How to Customize the Appearance of Common Controls (Windows Embedded CE 6.0)


One way you can increase the uniqueness and functionality of your run-time image is by customizing the appearance of its user interface (UI) elements. As an operating system (OS) developer, you have more control over the appearance of your run-time image's UI than simply changing the color scheme. You can also customize the way controls on your system are drawn.

In a Windows Embedded CE-based OS, the functional implementations of common controls are separated from their presentational implementations. You can only change the appearance of your common controls, but not their basic behavior. This is referred to as creating a skin for the common controls. For more information, see Creating a Skin.

The source code for common control skins on a Windows Embedded CE-based OS design is located in the %_WINCEROOT%\Public\Common\Oak\Drivers\Skinnableui\Commctrl directory.

The following steps show how to customize the appearance of common controls by using the progress bar as an example. These steps work on any display-based device.

Step Topic

1. Use the Windows Embedded CE OS Design Wizard to select the Enterprise Web Pad design template and the initial components for the OS design.

  • From the Available BSPs list in the Windows Embedded CE OS Design Wizard, choose CEPC: x86.
  • From the Design Templates list in the Windows Embedded CE OS Design Wizard, choose PDA Device, and then choose Enterprise Web Pad.

Creating an OS Design with the Windows Embedded CE OS Design Wizard

2. Choose a Debug or Release configuration to target when Platform Builder builds the OS design into a run-time image.

To use the kernel debugger, make sure that support for the kernel debugger is enabled.

Levels of Debugging Support

Building a Run-Time Image From a Debug Configuration

Building a Run-Time Image From a Release Configuration

3. If you expect the size of either the debug or the release run-time image to exceed 32 MB, enable support for a large run-time image in the settings for the OS design.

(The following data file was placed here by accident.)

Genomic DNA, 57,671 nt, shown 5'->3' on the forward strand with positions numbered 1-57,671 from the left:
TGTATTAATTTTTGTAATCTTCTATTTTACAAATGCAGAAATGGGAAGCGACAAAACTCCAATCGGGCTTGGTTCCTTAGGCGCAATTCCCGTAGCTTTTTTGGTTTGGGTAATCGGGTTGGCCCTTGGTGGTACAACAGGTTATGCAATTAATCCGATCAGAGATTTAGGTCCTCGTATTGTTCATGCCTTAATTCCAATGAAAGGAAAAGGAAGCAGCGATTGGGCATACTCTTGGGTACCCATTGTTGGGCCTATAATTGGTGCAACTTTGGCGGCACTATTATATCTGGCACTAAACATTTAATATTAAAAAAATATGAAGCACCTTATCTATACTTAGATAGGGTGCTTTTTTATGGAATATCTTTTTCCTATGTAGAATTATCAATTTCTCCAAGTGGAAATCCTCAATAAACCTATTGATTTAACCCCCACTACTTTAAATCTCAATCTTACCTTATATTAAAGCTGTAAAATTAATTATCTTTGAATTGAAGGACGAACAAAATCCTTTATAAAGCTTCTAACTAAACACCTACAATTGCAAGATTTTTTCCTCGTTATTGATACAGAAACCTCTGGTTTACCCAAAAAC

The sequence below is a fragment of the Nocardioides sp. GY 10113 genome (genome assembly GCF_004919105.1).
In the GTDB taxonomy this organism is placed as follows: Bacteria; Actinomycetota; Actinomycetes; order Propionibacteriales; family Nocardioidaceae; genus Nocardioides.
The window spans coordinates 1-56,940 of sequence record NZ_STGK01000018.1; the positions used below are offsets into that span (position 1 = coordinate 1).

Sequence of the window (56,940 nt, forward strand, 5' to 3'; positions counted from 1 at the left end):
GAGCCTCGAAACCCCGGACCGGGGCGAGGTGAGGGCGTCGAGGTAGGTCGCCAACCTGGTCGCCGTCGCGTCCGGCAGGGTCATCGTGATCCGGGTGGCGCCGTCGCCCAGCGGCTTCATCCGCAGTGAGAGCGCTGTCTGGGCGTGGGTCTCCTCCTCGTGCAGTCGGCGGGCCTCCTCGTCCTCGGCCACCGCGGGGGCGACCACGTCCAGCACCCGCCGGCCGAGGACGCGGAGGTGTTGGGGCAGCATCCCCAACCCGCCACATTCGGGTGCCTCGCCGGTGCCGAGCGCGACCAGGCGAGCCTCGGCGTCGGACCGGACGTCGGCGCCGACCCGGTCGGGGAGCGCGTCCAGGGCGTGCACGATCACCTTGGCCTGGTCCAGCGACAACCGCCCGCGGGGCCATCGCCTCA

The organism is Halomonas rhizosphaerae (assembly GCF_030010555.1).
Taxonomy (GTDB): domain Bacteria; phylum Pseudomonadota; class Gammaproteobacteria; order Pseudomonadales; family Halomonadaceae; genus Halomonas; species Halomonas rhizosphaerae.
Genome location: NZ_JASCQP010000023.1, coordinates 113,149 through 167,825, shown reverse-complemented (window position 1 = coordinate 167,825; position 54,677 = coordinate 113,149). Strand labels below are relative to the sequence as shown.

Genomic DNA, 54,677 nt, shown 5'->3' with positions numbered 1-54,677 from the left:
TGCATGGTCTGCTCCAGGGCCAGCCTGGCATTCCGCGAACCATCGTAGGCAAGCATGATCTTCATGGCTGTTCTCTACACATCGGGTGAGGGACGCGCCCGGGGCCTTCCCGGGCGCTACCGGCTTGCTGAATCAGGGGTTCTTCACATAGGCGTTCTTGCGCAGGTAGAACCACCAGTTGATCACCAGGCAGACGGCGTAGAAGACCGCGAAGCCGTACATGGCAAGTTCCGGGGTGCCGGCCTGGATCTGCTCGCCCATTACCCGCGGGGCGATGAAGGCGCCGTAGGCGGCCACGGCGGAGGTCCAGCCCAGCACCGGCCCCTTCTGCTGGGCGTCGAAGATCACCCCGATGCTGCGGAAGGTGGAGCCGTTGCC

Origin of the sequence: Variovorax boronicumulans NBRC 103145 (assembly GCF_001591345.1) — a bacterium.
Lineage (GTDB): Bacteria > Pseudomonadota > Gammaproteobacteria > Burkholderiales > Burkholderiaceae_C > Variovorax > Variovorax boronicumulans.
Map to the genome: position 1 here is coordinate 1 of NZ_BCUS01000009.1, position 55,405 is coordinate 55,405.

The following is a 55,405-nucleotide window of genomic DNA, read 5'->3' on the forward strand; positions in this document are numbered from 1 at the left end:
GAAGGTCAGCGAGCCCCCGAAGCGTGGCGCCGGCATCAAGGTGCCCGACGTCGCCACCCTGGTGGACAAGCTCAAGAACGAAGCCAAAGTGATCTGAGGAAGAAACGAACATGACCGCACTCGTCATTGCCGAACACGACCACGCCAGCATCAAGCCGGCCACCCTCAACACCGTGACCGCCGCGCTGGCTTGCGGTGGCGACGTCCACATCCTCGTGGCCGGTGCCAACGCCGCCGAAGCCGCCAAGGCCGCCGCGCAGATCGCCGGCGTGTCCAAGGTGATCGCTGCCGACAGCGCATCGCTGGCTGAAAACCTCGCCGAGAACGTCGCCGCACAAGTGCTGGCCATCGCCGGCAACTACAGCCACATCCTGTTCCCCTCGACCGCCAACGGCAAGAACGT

Debug run-time images are typically larger than release run-time images. If you choose a debug configuration and the OS design contains many features, it is likely that the size of the run-time image will exceed 32 MB.

Enabling a Run-Time Image Size Larger Than 32 MB

4. Create an application named ProgBarDemo.exe that demonstrates the behavior of a progress bar on your run-time image.

Creating an Application that Demonstrates the Progress Bar

5. (Optional) Check the standard behavior of the progress bar prior to any of your customizations.

To do this, skip ahead to step 7 and build your run-time image, load it onto your target device, and run ProgBarDemo.

Continue to the next step when you are done.

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6. Clone the commctrl module.

At the end of this step you will duplicate the public directory for the commctrl module in your workspace directory. This will enable you to make changes necessary to customize the common controls in your workspace and not the public folders.

For more information about cloning, see Cloning a Catalog Item.

Cloning the Commctrl Module

7. Change the skin code for the progress bar to cause horizontal progress bars to advance from right to left rather than from left to right.

Changing the Skin Code for the Progress Bar

8. Build the OS design into a run-time image.

Building a Run-Time Image

9. In the Output window, on the Output tab, verify that the build contains no errors.

Build Error Debugging Process

10. Choose a download service appropriate for the connection hardware. The download service will download a run-time image to the target device.

Download Service Selection

11. Set up and configure the connection hardware required for the download service. That hardware connects the target device to the development workstation, on which Platform Builder is installed. Examples of connection hardware include cables, a hub, or Ethernet network adapters.

Hardware Configuration

12. If you selected Serial Download Service in step 10, configure the HyperTerminal terminal emulation application to display the serial debug output from the serial port on the target device.

This configuration requires a null-modem cable connected to a serial port, such as COM1.

Configuring HyperTerminal for BSPs

13. Turn on the target device so that it becomes active on the Ethernet network or over the serial connection, and Platform Builder can discover it.

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14. Configure the connection to the target device.

Choose the appropriate topic based on whether the development workstation and the target device are connected by an Ethernet network or a serial port connection.

Configuring an Ethernet Remote Connection

Configuring a Serial Remote Connection

15. Download the run-time image to the target device through the configured connection.

Downloading a Run-Time Image

16. Verify that the progress bar in ProgBarDemo.exe advances from right to left as follows:

  • After your run-time image is loaded onto your device, on the Start menu on your device, choose Run.
    The Run dialog box appears.
  • In the Open box, type ProgBarDemo and choose OK.

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If you plan to make more extensive changes to the progress bar or other common controls, consider creating a project for your common control skin code. Your code can then be exposed in, and accessible from, the Platform Builder IDE. To do this, you can adapt the techniques discussed in Creating Excluded Projects to Host Shell Source Code in the IDE.

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